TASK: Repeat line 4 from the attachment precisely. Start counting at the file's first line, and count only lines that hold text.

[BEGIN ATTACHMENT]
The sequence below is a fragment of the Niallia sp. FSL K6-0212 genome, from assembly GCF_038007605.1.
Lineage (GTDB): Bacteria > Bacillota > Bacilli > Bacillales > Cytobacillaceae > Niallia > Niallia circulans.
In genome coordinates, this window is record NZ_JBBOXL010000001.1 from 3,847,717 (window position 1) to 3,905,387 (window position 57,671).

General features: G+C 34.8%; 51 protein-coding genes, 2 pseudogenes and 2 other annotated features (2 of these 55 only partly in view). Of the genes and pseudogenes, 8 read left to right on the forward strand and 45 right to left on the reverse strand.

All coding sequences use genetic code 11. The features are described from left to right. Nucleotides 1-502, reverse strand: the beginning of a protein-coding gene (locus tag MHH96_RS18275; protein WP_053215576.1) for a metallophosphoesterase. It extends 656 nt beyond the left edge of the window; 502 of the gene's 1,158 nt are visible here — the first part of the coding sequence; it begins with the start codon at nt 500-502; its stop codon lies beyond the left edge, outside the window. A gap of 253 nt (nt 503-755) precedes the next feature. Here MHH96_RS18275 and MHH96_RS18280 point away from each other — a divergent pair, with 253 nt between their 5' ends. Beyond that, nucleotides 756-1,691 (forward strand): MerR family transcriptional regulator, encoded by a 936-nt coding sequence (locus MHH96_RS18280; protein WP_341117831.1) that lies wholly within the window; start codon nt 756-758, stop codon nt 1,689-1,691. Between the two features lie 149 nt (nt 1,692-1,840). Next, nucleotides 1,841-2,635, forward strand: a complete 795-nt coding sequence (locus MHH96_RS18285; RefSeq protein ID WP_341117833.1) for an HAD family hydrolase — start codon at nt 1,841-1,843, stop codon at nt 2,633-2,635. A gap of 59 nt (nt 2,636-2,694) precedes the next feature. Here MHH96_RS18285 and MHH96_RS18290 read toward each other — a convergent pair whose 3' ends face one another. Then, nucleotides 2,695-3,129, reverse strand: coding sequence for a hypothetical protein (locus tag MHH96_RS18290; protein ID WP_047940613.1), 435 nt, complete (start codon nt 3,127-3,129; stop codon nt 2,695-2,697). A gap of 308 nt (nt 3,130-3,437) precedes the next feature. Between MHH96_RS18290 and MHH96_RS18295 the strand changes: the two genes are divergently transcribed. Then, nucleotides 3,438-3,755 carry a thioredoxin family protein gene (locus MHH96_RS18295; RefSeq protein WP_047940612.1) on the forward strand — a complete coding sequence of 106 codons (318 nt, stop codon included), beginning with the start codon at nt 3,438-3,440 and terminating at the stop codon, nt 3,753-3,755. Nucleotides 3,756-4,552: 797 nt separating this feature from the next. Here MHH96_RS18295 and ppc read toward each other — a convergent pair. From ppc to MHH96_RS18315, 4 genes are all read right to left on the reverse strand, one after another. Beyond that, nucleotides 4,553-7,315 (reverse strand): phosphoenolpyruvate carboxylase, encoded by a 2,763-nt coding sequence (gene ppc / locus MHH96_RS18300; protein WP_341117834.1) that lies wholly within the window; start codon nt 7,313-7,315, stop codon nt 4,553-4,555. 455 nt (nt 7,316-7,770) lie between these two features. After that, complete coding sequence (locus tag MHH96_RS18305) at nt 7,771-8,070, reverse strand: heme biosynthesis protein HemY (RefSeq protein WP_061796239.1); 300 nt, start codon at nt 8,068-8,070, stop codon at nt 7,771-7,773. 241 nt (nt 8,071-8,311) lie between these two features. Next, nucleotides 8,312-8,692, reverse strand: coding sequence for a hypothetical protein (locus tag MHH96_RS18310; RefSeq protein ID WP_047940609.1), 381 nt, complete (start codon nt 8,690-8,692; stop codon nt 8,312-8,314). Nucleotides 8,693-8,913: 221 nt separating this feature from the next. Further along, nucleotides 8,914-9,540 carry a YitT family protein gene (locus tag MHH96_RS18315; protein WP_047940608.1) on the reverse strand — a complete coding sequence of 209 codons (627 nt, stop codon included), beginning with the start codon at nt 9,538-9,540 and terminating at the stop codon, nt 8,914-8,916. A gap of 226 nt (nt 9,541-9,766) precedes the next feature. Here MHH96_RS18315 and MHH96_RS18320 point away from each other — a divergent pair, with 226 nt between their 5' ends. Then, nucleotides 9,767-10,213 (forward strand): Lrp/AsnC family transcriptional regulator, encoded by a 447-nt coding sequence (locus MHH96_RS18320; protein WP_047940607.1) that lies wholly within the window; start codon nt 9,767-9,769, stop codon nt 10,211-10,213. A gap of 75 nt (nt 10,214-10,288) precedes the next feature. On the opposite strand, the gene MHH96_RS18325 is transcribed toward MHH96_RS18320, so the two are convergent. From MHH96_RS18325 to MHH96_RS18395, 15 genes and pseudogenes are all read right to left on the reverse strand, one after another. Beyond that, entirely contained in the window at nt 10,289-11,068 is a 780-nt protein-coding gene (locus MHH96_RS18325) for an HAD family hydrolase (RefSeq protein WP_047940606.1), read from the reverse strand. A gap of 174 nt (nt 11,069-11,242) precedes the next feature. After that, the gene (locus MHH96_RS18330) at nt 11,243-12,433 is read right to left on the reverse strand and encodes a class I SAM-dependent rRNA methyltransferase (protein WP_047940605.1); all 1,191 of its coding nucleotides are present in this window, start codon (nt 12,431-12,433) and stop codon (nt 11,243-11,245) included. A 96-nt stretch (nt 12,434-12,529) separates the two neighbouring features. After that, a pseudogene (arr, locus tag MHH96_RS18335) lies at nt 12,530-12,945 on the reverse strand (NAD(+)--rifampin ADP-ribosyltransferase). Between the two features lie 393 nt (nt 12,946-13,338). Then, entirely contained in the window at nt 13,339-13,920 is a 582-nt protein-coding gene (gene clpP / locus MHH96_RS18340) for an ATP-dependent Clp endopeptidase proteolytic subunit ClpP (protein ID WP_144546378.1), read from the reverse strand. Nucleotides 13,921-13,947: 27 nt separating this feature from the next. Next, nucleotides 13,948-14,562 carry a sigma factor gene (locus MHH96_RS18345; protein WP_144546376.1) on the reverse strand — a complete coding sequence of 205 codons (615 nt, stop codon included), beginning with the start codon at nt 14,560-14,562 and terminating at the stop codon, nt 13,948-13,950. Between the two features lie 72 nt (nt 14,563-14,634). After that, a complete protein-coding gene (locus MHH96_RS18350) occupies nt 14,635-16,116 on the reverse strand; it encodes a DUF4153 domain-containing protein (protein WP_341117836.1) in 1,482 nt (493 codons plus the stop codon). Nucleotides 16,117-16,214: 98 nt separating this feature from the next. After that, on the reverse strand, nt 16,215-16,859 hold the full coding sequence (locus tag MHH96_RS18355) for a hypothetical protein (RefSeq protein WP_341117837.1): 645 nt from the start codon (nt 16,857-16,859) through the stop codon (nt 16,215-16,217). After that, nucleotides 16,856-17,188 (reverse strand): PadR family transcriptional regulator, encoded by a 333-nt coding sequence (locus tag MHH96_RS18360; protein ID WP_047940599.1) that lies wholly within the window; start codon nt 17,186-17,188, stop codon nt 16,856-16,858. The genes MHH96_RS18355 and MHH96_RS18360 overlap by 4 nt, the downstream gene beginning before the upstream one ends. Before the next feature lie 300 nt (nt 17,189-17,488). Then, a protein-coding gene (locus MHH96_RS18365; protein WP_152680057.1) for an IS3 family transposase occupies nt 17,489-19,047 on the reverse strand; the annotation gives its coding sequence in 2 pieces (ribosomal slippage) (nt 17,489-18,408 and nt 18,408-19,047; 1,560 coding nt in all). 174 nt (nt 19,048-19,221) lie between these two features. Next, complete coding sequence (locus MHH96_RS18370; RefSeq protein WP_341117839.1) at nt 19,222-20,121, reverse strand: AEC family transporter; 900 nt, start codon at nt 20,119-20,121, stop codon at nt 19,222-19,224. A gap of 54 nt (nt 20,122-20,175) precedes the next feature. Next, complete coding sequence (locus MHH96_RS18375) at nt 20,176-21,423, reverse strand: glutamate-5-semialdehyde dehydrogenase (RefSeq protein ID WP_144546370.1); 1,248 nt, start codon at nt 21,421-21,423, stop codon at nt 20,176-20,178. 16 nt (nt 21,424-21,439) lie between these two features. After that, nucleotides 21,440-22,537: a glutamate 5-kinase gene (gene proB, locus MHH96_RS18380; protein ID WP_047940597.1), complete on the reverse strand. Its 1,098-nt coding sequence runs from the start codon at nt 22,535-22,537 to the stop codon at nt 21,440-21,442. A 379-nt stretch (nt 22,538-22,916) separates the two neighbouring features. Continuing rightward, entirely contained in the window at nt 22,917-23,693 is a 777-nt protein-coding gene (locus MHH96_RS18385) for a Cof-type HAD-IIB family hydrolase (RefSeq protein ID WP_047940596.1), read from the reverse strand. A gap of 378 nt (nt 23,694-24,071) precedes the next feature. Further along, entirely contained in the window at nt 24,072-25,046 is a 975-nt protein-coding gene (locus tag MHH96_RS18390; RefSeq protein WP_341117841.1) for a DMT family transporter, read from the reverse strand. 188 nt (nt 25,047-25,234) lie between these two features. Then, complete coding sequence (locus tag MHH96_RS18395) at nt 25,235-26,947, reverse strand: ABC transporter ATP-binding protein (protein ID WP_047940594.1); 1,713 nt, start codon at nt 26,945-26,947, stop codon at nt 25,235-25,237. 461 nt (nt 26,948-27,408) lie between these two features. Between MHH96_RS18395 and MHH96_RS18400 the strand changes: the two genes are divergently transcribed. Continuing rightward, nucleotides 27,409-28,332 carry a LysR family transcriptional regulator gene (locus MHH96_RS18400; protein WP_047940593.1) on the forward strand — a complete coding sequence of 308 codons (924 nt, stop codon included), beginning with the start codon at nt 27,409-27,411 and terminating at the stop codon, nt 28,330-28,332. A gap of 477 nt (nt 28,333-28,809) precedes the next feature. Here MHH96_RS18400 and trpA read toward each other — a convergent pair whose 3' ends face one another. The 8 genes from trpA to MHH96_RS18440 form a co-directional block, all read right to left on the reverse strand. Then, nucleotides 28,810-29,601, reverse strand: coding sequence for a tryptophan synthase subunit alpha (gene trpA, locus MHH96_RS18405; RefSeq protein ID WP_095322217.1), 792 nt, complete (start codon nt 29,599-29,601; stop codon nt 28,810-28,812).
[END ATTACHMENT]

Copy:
General features: G+C 34.8%; 51 protein-coding genes, 2 pseudogenes and 2 other annotated features (2 of these 55 only partly in view). Of the genes and pseudogenes, 8 read left to right on the forward strand and 45 right to left on the reverse strand.